Forefront’s Monday Market Update
Why are we so grumpy about our economic recovery?
I see and speak to dozens of clients each week, and almost just as many prospective clients as well, and over the past 12 months I have seen a distinct change in attitude towards our economy, and overall consumer sentiment. This is largely driven by the media pushing a rhetoric designed to divide us rather than provide us information. This is even true of financial media such as CNBC etc.
- Economic forecasters are expecting real GDP growth to be 5.7% this year and 4% in 2022.
- Non-Farm Payrolls (jobs) have been up 655,000 per month over the past 6 months bringing the unemployment rate down to 4.6%
- The S&P 500 is up 37% over the past 12 months ending Nov 3rd, marking the best performance EVER in the year following the election of a new president.
In summary, GDP is rising, jobs are being created, and the market is increasing. Did I mention that wages have been rising briskly as well?
Now, it is easy to say “well inflation is high.” If you use media talking points you will think some how Joe Biden is the reason you can’t buy a dishwasher.
Inflation is high because demand is through the roof, and the only reason demand is through the roof is because consumers (that’s us) are buying goods faster than we ever have before. We can only buy goods if we have money, which at the moments American’s are flush with. Take a look at the chart below as it shows the relationship between American spending on goods vs services over the past 10 years.
Simply put, we just weren’t prepared for the huge spike in demand for goods, because over the past 10 years, the divergence between spending on goods vs spending on services has rapidly increased. It has nothing to do with who the president is. This is a fall out from a change in behavior brought on by a global pandemic.
Inflation is not a predictor
The past 6 months have seen consumer prices rising faster than they ever have since the early 1980’s, but the rate of increase has slowed tremendously in the month-to-month data.
When many of us think about inflation, the drawn-out period of stagflation of the 1970s and early 1980s is what immediately comes to mind, because its what many of us lived through, and remember. As someone whose process for making decisions always includes historical data, I feel like what we are seeing can be easier compared to the spike in inflation we saw after WW1 and WW.
The pain of inflation is absolutely real, and must be taken seriously, but also put into perspective when using it to gauge what may happen going forward. The unemployment rate and inflation are both lagging indicators, meaning they look backwards, not forwards.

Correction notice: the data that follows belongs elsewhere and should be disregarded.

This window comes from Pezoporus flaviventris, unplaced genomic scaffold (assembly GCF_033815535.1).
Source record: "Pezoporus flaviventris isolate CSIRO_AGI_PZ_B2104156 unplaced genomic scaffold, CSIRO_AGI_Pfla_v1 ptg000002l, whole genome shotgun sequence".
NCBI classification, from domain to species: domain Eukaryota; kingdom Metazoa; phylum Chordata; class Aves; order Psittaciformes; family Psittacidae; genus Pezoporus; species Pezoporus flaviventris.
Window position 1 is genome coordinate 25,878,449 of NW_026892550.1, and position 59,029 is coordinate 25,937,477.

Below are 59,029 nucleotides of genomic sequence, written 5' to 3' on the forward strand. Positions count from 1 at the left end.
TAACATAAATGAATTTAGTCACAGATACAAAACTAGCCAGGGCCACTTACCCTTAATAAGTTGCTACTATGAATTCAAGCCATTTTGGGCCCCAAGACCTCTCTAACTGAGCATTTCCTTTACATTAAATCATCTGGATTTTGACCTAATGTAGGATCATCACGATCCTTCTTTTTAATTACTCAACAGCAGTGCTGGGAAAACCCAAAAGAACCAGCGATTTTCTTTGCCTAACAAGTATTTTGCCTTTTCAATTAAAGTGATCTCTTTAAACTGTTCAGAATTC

Inconsistency breeds cynicism
For better or for worse, we have all grown accustomed to a steady march higher, with occasional blips on the radar that cause some concern. We are getting economic data on a weekly basis that shows a lot of start and stop momentum to the economy, and that is a direct result of the Covid – 19 pandemic, and a direct factor in explaining the crummy mood most people are in.
The Michigan consumer survey director, Richard Curtin, said that the drop in consumer sentiment “reflects an emotional response, mainly from dashed hopes that the pandemic would soon end.”
The pandemic is ending, and life is returning back to normal, but that doesn’t mean a disruption to the economy like Covid-19 wasn’t going to cause behavioral changes that the economy would have to deal with.
It isn’t crazy to have concern that bad things might happen, especially when a lot of the good things happening in the economy don’t feel great emotionally. A tight labor market that is driving up wages makes the wait time at your favorite restaurant longer and that is emotionally upsetting and causes people to think the economy is the problem. We are an economy built on consumption of goods and services, as wages rise, more people can consume goods and services, which is a long-term benefit to our overall economy. A long-term benefit, that comes with a longer wait time at your favorite restaurant at the moment, but a more prosperous economy over time.
My message is always consistent; the media is not designed to provide you advice, or guidance. I would put their job as providing news at maybe 10% of what they actually do, rather their job is to get you to engage. They want you to watch, click, share, and discuss whatever it is they are talking about, and the way to do that is to cause outrage. Seek out unbiased sources, and make sure the information you are getting is from someone who actually cares about you, your plan, and your success.
So how does this impact all of you?
- The economy is doing well, stop being so cynical.
- It is okay to worry about bad things happening, but not at the cost of ignoring the good.
|MONDAY, NOV. 8
|St. Louis Fed President James Bullard speaks
|Fed Gov. Richard Clarida speaks on the policy framework
|Boston Fed interim President Ken Montgomery speaks on risks
|Fed Chair Jerome Powell gives opening remarks
|Philadelphia Fed President Patrick Harker speaks on the outlook
|Fed Gov. Michelle Bowman speaks on housing
|Chicago Fed President Charles Evans speaks on supply chains
|TUESDAY, NOV. 9
|NFIB small-business index
|St. Louis Fed President James Bullard speaks
|Producer price index (final demand)
|Fed Chair Jerome Powell speaks on diversity
|Real household debt (SAAR)
|San Francisco Fed President Mary Daly speaks
|WEDNESDAY, NOV. 10
|Initial jobless claims (regular state program)
|Continuing jobless claims (regular state program)
|Consumer price index
|Wholesale inventories (revision)